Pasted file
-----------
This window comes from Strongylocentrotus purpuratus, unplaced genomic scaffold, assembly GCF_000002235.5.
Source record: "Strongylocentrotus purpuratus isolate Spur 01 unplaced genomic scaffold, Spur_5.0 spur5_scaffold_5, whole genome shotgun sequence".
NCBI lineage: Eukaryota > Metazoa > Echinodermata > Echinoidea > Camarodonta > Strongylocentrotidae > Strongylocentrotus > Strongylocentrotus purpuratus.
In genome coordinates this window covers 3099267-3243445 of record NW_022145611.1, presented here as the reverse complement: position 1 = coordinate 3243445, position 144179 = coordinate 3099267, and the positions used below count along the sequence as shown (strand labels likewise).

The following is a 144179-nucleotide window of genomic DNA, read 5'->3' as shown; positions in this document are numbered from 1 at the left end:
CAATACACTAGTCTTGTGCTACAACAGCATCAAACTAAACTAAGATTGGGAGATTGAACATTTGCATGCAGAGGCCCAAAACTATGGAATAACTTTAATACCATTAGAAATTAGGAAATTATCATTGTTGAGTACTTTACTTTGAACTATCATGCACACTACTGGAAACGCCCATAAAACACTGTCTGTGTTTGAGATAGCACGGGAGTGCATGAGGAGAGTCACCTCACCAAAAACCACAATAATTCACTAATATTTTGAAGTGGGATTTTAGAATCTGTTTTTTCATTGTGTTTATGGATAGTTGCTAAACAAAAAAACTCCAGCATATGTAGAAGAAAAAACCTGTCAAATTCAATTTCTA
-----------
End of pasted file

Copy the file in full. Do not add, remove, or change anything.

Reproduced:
This window comes from Strongylocentrotus purpuratus, unplaced genomic scaffold, assembly GCF_000002235.5.
Source record: "Strongylocentrotus purpuratus isolate Spur 01 unplaced genomic scaffold, Spur_5.0 spur5_scaffold_5, whole genome shotgun sequence".
NCBI lineage: Eukaryota > Metazoa > Echinodermata > Echinoidea > Camarodonta > Strongylocentrotidae > Strongylocentrotus > Strongylocentrotus purpuratus.
In genome coordinates this window covers 3099267-3243445 of record NW_022145611.1, presented here as the reverse complement: position 1 = coordinate 3243445, position 144179 = coordinate 3099267, and the positions used below count along the sequence as shown (strand labels likewise).

The following is a 144179-nucleotide window of genomic DNA, read 5'->3' as shown; positions in this document are numbered from 1 at the left end:
CAATACACTAGTCTTGTGCTACAACAGCATCAAACTAAACTAAGATTGGGAGATTGAACATTTGCATGCAGAGGCCCAAAACTATGGAATAACTTTAATACCATTAGAAATTAGGAAATTATCATTGTTGAGTACTTTACTTTGAACTATCATGCACACTACTGGAAACGCCCATAAAACACTGTCTGTGTTTGAGATAGCACGGGAGTGCATGAGGAGAGTCACCTCACCAAAAACCACAATAATTCACTAATATTTTGAAGTGGGATTTTAGAATCTGTTTTTTCATTGTGTTTATGGATAGTTGCTAAACAAAAAAACTCCAGCATATGTAGAAGAAAAAACCTGTCAAATTCAATTTCTA